More than 44,000 people in east Houston, Texas were told to shelter in place early Thursday morning after a fire at a petrochemical storage facility sent benzene and other volatile organic compounds into the air posing dangerous health risks. The federal Chemical Safety board launched an investigation and National Guard troops were called in to establish perimeters around the Intercoastal Terminals Company in Deer Park, about 15 miles southeast of Houston.
The fire at the Intercontinental Terminals Company broke out Sunday morning and spread through tanks that contained gasoline over the next three days before it was extinguished. A tall black plume of smoke hung over Houston for days. Residents who lived near the area reportedly experienced symptoms such as headaches, nausea and nosebleeds. Several school districts in the area canceled classes Thursday and Friday citing “unfavorable air quality conditions.”
The Texas Environmental Protection Agency conducted air quality tests throughout Houston and reported “no levels of hazardous concentrations,” however the Texas Commission on Environmental Quality issued a release saying that some parts of the city had concerningly high concentrations of benzene, a chemical derived from natural gas, crude oil or coal.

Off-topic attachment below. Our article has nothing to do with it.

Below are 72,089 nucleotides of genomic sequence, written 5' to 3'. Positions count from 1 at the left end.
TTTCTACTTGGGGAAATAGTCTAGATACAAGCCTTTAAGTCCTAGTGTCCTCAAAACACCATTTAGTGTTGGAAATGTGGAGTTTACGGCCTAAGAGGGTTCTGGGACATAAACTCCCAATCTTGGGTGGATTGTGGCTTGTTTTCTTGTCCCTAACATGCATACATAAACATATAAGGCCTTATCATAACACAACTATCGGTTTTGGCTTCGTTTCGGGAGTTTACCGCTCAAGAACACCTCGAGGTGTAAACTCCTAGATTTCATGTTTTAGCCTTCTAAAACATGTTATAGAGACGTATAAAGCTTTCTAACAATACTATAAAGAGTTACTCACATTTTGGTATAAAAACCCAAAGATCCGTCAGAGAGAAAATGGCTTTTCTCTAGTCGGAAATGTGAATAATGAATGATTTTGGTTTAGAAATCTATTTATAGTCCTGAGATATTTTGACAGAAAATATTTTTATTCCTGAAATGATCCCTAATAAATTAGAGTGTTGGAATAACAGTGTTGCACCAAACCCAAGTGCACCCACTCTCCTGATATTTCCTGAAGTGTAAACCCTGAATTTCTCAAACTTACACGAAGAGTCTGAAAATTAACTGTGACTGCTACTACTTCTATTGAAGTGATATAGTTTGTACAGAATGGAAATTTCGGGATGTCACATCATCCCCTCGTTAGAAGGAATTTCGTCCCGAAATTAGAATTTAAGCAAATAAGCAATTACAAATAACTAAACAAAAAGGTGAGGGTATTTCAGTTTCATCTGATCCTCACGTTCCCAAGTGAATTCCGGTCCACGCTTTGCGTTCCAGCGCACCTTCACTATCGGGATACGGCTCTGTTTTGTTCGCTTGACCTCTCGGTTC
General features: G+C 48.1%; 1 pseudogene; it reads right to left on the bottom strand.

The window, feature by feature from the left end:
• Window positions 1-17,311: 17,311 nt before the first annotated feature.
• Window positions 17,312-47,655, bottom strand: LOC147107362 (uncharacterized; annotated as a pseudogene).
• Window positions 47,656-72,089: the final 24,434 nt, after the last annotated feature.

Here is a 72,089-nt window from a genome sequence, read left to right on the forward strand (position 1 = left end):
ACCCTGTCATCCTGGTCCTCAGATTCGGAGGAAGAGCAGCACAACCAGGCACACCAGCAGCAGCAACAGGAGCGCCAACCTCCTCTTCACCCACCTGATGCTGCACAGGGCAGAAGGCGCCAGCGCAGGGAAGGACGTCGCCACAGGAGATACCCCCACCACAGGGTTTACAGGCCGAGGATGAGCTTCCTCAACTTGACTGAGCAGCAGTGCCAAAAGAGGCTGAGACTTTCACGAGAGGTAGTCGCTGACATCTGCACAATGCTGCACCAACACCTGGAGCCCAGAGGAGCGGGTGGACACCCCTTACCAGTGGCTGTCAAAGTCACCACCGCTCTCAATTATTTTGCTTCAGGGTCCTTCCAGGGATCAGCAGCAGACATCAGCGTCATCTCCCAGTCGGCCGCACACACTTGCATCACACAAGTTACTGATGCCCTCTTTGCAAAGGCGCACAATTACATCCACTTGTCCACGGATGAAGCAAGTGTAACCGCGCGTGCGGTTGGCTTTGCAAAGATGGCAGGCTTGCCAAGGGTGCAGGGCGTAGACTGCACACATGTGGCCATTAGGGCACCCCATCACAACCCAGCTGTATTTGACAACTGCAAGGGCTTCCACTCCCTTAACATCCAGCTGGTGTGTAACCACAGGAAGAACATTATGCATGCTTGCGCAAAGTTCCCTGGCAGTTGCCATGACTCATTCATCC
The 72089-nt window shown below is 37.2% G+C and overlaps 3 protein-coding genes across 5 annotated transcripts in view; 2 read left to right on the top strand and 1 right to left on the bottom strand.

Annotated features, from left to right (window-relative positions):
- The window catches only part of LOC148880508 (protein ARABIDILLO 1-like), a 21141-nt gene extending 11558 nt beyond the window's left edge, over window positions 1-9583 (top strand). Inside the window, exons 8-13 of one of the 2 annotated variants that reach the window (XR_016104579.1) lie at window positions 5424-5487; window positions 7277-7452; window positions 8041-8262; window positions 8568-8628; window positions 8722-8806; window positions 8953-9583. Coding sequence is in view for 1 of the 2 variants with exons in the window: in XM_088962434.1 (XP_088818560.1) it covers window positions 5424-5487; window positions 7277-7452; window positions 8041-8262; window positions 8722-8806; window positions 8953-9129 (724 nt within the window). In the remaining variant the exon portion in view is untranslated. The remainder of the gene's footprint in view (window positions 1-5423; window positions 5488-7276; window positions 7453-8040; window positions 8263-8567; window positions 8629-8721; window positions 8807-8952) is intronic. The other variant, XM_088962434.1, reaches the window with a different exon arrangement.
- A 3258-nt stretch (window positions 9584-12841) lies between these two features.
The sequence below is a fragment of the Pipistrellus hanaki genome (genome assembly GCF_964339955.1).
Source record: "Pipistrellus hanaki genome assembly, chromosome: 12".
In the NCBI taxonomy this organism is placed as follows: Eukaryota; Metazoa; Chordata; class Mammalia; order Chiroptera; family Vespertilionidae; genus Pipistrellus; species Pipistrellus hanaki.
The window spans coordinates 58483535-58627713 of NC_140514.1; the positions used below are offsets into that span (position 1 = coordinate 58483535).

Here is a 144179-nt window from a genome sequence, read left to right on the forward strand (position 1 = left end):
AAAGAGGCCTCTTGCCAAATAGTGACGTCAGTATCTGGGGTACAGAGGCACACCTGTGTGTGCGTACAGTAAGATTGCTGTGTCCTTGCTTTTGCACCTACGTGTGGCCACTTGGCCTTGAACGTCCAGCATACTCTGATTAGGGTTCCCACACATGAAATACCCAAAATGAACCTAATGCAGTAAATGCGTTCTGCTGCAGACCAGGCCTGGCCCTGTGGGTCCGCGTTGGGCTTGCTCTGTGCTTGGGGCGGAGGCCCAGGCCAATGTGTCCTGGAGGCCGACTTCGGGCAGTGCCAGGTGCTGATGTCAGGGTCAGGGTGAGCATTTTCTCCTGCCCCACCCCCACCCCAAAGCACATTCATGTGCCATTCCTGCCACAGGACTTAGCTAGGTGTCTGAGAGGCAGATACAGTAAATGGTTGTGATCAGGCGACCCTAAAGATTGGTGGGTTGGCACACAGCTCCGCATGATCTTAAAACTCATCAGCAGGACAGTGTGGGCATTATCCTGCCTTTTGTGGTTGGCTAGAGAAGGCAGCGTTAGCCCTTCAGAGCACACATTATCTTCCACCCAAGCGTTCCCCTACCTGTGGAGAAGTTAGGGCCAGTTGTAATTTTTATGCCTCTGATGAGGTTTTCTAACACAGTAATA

Both the EPA and the Texas Commission on Environmental Quality are waiting for test results on water samples to determine if waterways were affected, including the Houston Ship Channel.
Benzene is a known carcinogen that has been linked to blood cancers like acute myeloid lymphoma. According to the World Health Organization, “Benzene is a genotoxic carcinogen in humans and no safe level of exposure can be recommended. The risk of toxicity from inhaled benzene would be the same whether the exposure were indoors or outdoors.”